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Wood Nanofibers Used to Create Biodegradable Alternative to Styrofoam

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In what looks like an ordinary bicycle helmet, Swedish designers have replaced Styrofoam with a new shock-absorbing material made with renewable and biodegradable wood-based material. Researcher Lars Wågberg, a professor in Fibre Technology at Stockholm's KTH Royal Institute of Technology, Sweden, said the wood-based foam material offers comparable properties to Styrofoam.
 
This prototype bicycle helmet will protect your head with a biodegradable and renewable alternative to hazardous Styrofoam. The shock-absorbing foam material inside was developed at KTH Royal Institute of Technology, and it is one of the key features of an entirely wood-sourced helmet.
 
"But even better, it is from a totally renewable resource — something that we can produce from the forest," Wågberg says.
 
That's a big plus for a country where forests are planted and harvested continuously, much like any other cash crop.
Trademarked under the name, Cellufoam, the material was developed by Wågberg together with Lennart Bergström, professor in Material Chemistry at Stockholm University, and Nicholas Tchang Cervin, a former PhD student at KTH, in the Wallenberg Wood Science Center (WWSC).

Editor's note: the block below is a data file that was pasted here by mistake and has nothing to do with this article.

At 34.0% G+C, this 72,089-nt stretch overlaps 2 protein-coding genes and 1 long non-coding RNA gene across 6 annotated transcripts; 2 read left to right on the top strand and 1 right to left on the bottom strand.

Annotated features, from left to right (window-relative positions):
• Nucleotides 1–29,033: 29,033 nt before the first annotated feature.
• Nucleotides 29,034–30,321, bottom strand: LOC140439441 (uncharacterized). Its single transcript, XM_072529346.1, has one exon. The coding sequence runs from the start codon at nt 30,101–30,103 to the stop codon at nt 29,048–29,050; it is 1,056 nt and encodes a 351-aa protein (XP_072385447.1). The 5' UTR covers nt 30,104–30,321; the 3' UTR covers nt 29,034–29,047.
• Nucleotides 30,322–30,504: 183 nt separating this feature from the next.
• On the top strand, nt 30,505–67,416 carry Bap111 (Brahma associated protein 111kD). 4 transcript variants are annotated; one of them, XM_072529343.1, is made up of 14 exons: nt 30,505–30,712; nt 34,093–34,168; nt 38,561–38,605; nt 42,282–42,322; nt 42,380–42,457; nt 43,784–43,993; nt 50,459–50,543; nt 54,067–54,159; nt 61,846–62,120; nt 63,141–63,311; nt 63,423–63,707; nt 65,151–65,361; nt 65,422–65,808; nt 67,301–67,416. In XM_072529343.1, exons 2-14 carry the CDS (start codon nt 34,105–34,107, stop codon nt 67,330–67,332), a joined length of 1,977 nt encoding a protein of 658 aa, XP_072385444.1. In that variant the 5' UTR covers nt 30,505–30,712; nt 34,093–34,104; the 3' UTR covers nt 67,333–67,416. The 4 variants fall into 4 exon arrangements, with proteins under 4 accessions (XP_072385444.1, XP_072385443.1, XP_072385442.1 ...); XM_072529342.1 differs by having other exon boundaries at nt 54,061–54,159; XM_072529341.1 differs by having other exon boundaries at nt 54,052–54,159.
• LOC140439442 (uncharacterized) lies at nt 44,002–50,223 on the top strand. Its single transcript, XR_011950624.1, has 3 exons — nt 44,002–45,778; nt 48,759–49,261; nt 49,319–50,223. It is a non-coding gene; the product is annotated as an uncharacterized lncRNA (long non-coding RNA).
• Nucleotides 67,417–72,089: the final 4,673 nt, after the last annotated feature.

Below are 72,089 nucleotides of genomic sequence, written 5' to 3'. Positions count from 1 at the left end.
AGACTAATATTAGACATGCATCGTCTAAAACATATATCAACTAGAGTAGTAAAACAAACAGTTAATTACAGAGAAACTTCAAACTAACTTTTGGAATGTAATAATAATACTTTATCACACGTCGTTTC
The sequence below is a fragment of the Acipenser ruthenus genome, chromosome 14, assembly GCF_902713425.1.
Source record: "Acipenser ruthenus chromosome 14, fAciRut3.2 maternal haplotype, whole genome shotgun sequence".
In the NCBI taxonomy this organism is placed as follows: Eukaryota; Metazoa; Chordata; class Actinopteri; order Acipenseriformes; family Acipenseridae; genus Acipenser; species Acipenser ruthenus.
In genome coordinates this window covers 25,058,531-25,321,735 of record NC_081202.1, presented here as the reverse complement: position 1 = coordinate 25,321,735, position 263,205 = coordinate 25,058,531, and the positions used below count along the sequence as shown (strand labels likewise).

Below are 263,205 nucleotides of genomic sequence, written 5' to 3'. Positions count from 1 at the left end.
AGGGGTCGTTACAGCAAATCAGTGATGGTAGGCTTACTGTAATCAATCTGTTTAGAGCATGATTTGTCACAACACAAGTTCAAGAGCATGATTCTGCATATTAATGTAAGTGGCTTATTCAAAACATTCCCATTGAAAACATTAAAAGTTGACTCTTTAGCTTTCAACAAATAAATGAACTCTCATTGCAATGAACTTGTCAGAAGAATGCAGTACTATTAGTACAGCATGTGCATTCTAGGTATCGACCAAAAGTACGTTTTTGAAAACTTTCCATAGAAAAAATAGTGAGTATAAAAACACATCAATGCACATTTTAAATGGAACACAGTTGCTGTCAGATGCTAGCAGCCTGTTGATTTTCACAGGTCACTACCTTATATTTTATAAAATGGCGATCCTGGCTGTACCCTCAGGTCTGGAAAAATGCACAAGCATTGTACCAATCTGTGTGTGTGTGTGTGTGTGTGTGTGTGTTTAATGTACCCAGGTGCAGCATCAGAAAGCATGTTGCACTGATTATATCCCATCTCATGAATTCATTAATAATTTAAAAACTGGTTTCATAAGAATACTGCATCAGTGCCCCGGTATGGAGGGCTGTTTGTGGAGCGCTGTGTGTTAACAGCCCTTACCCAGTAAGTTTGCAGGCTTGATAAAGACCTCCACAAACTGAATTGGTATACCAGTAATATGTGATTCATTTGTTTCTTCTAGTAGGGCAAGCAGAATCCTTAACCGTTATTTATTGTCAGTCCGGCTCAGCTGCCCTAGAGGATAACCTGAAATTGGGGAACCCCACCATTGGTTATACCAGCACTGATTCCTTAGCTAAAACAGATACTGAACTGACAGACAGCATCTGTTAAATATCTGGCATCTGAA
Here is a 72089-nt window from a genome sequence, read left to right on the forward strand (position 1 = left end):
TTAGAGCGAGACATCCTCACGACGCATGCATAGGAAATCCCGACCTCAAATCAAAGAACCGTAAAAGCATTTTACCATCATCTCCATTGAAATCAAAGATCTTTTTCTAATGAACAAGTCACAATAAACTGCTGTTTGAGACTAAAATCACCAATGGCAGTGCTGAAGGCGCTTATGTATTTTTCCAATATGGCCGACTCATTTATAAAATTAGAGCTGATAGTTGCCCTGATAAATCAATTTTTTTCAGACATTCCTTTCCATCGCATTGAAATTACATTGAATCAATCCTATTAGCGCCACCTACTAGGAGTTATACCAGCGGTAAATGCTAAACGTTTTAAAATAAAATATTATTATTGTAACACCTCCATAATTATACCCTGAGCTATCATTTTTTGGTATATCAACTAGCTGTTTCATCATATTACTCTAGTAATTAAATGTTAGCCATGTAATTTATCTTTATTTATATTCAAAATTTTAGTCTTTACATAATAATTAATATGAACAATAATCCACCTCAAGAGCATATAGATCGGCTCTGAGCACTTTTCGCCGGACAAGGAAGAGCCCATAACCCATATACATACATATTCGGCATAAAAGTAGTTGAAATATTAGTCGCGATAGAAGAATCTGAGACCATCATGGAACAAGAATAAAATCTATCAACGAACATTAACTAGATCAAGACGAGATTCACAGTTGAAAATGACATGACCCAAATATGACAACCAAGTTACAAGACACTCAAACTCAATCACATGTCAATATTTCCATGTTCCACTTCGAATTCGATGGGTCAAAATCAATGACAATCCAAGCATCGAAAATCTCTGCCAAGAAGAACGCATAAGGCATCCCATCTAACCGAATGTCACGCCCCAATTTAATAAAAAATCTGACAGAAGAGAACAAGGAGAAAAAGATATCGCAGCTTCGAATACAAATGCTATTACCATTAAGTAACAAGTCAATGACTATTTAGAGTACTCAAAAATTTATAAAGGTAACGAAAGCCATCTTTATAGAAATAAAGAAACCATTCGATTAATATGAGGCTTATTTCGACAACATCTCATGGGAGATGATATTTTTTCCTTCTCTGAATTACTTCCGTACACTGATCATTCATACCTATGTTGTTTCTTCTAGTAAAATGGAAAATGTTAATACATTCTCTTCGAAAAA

The helmet concept is intended to draw attention to the possibilities of using wood cellulose as a sustainable alternative to Styrofoam and other foams from synthetic polymers. Wågberg said the last five years of Cellufoam research has been funded by the WWSC and Cellutech with the confidence that it will become possible to take the material to market scale soon. WWSC is a joint research center between KTH and Chalmers University; it is hosted at KTH and financed by the Knut and Alice Wallenberg Research Foundation.
 
Sweden certainly has the resources to support the commercial ambition for wood-based materials. "The Swedish forest industry is planting more trees than we harvest," Wågberg added.
 
The production begins with wood cellulose nanofibres, or fibrils, which are modified and mixed with a foaming agent water and air. Through the process of Pickering stabilization, these particles stabilize the air-bubbles in a way that is much better than by using simple surfactants, he said.
 
While the Cellufoam is being showcased as a bicycle helmet material, Wågberg says that by using different surface treatments and combinations with other material components, it could also be suitable for flame retardant materials, water filtration, and antibacterial material.
 
"It's really up to the imagination," he said. "In my experience, things like this wind up being used in ways you never expect.
 

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